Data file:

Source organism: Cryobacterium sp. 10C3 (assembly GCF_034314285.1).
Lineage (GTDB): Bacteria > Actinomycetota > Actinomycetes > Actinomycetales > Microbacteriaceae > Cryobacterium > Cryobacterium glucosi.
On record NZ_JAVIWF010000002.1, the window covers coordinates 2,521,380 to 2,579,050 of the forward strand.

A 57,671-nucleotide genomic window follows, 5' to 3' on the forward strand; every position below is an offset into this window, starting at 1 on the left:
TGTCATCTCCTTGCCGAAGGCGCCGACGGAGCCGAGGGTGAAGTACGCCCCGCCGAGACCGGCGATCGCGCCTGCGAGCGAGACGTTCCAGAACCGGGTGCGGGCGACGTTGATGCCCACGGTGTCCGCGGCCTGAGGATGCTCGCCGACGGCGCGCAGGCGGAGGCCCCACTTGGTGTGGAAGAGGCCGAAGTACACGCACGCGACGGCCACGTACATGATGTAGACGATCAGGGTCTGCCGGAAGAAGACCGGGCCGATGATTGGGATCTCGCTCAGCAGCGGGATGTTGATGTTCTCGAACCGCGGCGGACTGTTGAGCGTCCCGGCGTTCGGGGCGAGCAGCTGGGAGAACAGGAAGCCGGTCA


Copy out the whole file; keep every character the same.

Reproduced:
Source organism: Cryobacterium sp. 10C3 (assembly GCF_034314285.1).
Lineage (GTDB): Bacteria > Actinomycetota > Actinomycetes > Actinomycetales > Microbacteriaceae > Cryobacterium > Cryobacterium glucosi.
On record NZ_JAVIWF010000002.1, the window covers coordinates 2,521,380 to 2,579,050 of the forward strand.

A 57,671-nucleotide genomic window follows, 5' to 3' on the forward strand; every position below is an offset into this window, starting at 1 on the left:
TGTCATCTCCTTGCCGAAGGCGCCGACGGAGCCGAGGGTGAAGTACGCCCCGCCGAGACCGGCGATCGCGCCTGCGAGCGAGACGTTCCAGAACCGGGTGCGGGCGACGTTGATGCCCACGGTGTCCGCGGCCTGAGGATGCTCGCCGACGGCGCGCAGGCGGAGGCCCCACTTGGTGTGGAAGAGGCCGAAGTACACGCACGCGACGGCCACGTACATGATGTAGACGATCAGGGTCTGCCGGAAGAAGACCGGGCCGATGATTGGGATCTCGCTCAGCAGCGGGATGTTGATGTTCTCGAACCGCGGCGGACTGTTGAGCGTCCCGGCGTTCGGGGCGAGCAGCTGGGAGAACAGGAAGCCGGTCA